Half the business part of Hurley, Wis., was destroyed by fire to-day. The town is one of the mushroom settlements in the mining region, and the buildings were not very valuable. The loss will not exceed $80,000, and none of the individual losses are over $5,000. For a time it was thought that the whole town was doomed.

The fire started in the rear of the Gogebic Meat and Provision Company’s building and a brisk wind rapidly fanned it into a roaring blaze that spread from building to building until a dozen merchandise establishments, several hotels, and a boarding house were in flames. About 1,000 men employed in neighboring mines came to the rescue, but the fire could not be subdued until a number of vacant lots were reached. Then it was with the greatest difficulty that buildings several hundred feet distant were prevented from igniting, so intense was the heat. The roofs and sides of the houses were covered with wet blankets during the early progress of the fire.

It appeared so certain that the whole town would be swept away that merchants hired large gangs of men to pack and load their goods on vehicles of all descriptions and cart them away, and a number of railroad cars were loaded and engines were ready to convey them out of town had necessity presented itself.

Catastrophic fires made 1887 a terrible year for Hurley. Less than a month after this conflagration, eleven lives were lost in a fire at the Klondike vaudeville theater. The theater was hastily rebuilt, but burned again in November, claiming ten more victims.

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In The News, June 27

Worth quoting at length in light of current events: the 1946 flood, nearly forgotten now, may not have been as catastrophic as the Great Bayfield Flood four years earlier, but did wreak further destruction on a community that was still rebuilding.

Bayfield County Press, June 27, 1946

Bayfield, Ashland Counties Survey Widespread Destruction by Flood

The City of Bayfield and the surrounding area, including almost the entire two counties of Bayfield and Ashland have been busy digging out of the havoc and chaos caused by the torrential rains of Sunday, Monday and Tuesday and resultant floods of almost unimaginable proportions.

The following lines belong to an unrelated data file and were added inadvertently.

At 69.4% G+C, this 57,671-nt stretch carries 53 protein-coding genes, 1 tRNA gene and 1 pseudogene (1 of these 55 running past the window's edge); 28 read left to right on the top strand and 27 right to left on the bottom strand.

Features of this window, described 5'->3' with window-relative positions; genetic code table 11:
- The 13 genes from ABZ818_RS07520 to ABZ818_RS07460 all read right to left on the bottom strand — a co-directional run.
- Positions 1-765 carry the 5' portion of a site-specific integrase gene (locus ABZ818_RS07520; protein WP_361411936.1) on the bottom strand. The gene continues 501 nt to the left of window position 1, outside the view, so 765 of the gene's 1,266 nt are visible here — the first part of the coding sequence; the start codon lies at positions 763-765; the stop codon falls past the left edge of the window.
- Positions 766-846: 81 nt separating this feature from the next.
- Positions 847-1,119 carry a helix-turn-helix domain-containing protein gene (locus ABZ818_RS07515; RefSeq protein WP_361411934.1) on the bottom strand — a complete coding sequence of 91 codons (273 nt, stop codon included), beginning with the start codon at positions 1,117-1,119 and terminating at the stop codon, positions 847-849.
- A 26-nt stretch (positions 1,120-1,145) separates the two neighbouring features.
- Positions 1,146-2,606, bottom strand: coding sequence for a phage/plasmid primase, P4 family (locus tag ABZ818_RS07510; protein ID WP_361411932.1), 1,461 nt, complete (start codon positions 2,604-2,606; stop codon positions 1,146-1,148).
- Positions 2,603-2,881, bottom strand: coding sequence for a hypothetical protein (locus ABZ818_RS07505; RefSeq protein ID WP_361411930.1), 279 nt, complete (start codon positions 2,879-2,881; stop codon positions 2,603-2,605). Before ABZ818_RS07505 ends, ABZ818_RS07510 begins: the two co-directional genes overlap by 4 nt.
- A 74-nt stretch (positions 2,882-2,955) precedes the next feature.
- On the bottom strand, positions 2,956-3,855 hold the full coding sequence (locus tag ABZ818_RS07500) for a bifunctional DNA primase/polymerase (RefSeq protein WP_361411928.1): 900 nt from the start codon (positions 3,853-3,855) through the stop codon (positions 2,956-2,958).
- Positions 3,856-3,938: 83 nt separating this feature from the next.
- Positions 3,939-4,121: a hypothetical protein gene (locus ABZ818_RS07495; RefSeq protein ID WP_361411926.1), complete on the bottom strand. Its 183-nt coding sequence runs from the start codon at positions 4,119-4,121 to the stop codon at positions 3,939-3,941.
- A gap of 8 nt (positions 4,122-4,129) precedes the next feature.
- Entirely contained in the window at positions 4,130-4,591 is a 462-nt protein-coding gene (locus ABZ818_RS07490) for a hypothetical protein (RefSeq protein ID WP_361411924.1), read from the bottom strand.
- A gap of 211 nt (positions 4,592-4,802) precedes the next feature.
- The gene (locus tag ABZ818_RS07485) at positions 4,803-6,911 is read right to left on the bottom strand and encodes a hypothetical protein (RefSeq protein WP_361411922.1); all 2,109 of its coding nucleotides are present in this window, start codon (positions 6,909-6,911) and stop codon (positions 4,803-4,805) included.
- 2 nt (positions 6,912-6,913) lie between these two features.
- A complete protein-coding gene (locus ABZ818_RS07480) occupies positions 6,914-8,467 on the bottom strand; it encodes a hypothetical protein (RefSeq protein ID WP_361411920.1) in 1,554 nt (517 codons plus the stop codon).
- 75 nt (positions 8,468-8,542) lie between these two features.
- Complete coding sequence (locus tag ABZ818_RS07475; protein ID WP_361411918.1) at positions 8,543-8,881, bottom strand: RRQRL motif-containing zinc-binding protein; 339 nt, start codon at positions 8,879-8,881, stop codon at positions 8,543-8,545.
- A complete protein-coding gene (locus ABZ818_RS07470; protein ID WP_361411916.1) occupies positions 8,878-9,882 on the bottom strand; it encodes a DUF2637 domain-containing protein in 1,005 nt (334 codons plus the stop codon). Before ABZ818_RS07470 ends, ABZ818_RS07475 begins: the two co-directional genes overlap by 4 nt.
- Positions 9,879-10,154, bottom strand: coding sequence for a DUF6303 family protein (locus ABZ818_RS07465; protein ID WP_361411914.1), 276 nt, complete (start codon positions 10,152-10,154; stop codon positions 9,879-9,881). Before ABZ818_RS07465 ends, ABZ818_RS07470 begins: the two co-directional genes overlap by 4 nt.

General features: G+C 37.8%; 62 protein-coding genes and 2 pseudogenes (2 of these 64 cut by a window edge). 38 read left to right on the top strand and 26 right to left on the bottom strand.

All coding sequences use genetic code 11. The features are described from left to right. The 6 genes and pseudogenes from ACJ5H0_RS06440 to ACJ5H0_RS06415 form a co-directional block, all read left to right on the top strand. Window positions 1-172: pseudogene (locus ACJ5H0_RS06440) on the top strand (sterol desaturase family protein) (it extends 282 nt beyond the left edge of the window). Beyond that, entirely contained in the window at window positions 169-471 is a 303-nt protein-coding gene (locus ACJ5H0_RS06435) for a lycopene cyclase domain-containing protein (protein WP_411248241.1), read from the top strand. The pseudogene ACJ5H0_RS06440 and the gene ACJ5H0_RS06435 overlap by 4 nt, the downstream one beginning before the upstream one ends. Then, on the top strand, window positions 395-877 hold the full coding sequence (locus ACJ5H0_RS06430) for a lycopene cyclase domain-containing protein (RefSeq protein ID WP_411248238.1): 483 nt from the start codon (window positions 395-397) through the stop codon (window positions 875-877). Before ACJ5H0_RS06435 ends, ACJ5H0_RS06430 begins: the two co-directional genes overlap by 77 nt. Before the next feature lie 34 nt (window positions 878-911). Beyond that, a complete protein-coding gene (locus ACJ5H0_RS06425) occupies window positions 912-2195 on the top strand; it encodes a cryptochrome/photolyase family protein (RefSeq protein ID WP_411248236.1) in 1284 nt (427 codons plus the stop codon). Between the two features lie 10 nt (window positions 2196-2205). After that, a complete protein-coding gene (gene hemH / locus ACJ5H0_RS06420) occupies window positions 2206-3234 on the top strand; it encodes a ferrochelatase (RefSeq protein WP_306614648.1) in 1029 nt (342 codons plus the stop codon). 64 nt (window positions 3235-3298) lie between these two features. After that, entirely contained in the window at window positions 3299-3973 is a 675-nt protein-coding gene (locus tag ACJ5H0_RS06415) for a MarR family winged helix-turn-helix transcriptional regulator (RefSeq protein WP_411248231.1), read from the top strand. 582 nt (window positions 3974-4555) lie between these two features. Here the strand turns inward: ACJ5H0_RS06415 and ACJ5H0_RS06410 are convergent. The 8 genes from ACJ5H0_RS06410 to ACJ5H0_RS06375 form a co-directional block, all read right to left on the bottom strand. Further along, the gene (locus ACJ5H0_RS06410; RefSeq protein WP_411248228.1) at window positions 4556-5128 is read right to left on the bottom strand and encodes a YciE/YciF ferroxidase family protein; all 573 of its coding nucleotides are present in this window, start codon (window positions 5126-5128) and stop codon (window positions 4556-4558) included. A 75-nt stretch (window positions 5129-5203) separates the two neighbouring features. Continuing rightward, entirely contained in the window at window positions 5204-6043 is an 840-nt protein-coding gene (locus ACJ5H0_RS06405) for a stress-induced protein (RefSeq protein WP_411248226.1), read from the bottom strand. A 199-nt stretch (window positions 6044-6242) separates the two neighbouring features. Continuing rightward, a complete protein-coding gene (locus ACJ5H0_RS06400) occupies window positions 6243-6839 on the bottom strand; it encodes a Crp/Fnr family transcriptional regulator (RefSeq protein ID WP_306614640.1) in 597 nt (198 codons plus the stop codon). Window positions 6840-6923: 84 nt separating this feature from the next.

Here in Bayfield, a great ditch has been cut across the main street — as in 1942, but not so deep nor wide. The full width of the alley between the Wachsmuth building and the “corpse” of the Weber building, gutted in the 1942 flood, the cut widens to some forty feet across Rittenhouse avenue, with an average depth of perhaps eight feet. From the foot of the alley intersection with Manypenny Avenue, one block south of the city’s main thoroughfare, the flood spread out fanlike, to encompass almost the entire southeast corner of the community.

Actual damage, other than to the alley and street, is relatively slight until one reaches the railroad tracks. Here, the damage begins to mount. Unofficial estimates place the damage to railroad property at less than $5,000. Major damage to Haugen Oil company property or to the Booth Fisheries “cold house” was prevented only by the vigilance and determined efforts of scores of citizens erecting sandbag barricades and dikes. Tons upon tons of sand were carried on down to the lower flats. The waters overran the Bayfield Canning company’s property, filling the sheds with sand. The Northern Wisconsin Power company, hard-hit by the total loss of their Orienta plant, suffered likewise through the practically complete inundation of their new office building. Only through constant labor and toil were the waters kept from well-nigh ruining the place.

Fred LaPointe’s cement block factory was inundated, and hundreds of tons of sand were spread all over the place. Muhlke’s boat building shop, almost directly in the path of the flood, was kept from major damage by the efforts of the crew that worked to save the Haugen Oil Company property.

That was a blessing for Frank Muhlke, grandfather of my friend Bobby Nelson- his shop was totally destroyed by the 1942 flood. In the aftermath, Leo Capser, of Madeline Island Museum fame, very generously helped Muhlke get back on his feet.